I read another article today about the passing of one of the last few WWI veterans. He was 109 years old. The ones I knew are all long dead. I knew a lot of them decades ago. I liked a lot of them. They were men who knew hard times for a lot of their lives. They were a lot less likely to be judgmental than some who were of a younger age. I don't mean to say that they were men who rewarded or respected failure. They just realized that a man who failed after giving it everything he had, maybe didn't have the intelligence or personal endurance to prevail. They weren't so likely to kick around and make a joke of someone like that. They realized that the failure itself was usually more than enough punishment for a man who had gone through it. A lot of them had maybe gone through that kind of experience and lived to play the game again another day. Maybe even chalked up a win or two before they turned out the stadium lights. I find no fault with that kind of thinking.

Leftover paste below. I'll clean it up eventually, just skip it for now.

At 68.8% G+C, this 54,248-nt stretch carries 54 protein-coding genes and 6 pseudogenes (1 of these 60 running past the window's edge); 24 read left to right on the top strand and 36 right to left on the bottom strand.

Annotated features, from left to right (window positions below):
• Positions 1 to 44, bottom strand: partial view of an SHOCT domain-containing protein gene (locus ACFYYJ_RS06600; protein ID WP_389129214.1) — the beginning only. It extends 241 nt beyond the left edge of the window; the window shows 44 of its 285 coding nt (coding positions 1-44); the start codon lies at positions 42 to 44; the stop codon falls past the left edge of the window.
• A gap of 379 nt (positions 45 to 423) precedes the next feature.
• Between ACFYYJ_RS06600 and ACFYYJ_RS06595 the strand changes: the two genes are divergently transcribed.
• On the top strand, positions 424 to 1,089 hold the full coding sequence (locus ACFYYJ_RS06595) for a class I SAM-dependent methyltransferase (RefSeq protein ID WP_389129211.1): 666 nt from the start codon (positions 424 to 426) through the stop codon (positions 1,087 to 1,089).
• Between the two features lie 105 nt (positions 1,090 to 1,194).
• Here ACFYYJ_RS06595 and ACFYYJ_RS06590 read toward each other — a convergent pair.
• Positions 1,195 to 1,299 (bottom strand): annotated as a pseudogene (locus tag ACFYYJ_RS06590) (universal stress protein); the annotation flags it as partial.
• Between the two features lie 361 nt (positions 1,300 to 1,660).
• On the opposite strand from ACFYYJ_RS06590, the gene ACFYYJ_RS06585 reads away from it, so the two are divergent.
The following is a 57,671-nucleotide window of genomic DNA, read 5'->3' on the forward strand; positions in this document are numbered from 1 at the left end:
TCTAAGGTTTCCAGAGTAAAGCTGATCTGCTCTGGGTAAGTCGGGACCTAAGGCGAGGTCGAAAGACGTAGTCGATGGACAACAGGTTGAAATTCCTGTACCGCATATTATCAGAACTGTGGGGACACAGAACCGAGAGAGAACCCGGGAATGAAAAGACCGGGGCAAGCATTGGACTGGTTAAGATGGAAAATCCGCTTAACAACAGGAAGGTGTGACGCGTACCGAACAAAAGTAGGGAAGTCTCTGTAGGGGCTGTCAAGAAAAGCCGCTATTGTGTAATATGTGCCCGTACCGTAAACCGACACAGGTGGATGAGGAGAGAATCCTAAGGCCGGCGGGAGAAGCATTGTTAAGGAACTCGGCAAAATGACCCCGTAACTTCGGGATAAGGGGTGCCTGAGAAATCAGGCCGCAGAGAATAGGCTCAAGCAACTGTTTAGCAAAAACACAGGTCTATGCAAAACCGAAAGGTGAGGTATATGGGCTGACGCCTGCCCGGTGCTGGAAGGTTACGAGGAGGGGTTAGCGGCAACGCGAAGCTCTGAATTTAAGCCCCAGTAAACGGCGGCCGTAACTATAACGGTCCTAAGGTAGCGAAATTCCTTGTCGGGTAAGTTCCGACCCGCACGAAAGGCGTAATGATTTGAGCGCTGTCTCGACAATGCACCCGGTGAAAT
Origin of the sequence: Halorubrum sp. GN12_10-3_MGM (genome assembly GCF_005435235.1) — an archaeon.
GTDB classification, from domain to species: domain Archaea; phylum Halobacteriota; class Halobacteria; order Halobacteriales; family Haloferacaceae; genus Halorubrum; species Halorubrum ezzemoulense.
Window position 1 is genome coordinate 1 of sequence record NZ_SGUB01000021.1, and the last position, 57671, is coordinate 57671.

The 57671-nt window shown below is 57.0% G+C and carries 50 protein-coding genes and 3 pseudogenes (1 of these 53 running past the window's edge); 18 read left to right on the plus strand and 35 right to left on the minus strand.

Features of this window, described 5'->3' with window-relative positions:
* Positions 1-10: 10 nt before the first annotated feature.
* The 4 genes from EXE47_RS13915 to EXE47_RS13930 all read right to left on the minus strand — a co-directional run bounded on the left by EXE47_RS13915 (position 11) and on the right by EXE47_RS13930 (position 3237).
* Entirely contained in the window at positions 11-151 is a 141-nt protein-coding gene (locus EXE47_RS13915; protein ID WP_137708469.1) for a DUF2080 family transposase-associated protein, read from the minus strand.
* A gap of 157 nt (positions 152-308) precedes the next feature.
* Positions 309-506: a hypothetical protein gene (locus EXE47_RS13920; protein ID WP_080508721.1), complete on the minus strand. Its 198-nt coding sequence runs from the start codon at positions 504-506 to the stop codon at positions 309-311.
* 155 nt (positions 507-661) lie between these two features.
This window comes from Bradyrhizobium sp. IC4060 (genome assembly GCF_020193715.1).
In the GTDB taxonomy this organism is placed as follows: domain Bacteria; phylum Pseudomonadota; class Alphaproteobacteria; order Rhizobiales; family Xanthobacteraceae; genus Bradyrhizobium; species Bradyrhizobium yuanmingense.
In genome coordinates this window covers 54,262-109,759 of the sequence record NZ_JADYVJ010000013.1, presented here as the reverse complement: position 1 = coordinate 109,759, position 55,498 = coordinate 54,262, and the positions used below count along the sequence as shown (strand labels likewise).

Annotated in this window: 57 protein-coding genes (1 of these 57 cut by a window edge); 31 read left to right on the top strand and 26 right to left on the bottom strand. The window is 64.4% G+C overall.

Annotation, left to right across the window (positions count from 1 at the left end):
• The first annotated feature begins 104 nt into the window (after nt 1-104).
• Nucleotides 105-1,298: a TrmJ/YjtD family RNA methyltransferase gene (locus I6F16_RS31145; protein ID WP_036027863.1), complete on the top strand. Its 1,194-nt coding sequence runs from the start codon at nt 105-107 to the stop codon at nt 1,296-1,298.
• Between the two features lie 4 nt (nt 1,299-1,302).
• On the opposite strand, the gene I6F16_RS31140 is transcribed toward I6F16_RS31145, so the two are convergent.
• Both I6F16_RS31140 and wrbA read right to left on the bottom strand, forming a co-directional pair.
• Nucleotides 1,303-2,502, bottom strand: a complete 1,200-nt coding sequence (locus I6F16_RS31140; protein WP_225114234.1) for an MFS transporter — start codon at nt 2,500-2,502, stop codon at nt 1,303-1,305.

A lot of the WWII generation have little tolerance for failure. They like to think of themselves as get it done at any cost or die trying kind of guys. Hard men for hard times. They don't have any time for those that don't measure up. There's something to be said for that but I always found them hard to take and still do. I won't miss them as much when they are gone. I probably won't have to. Many will undoubtedly outlive me.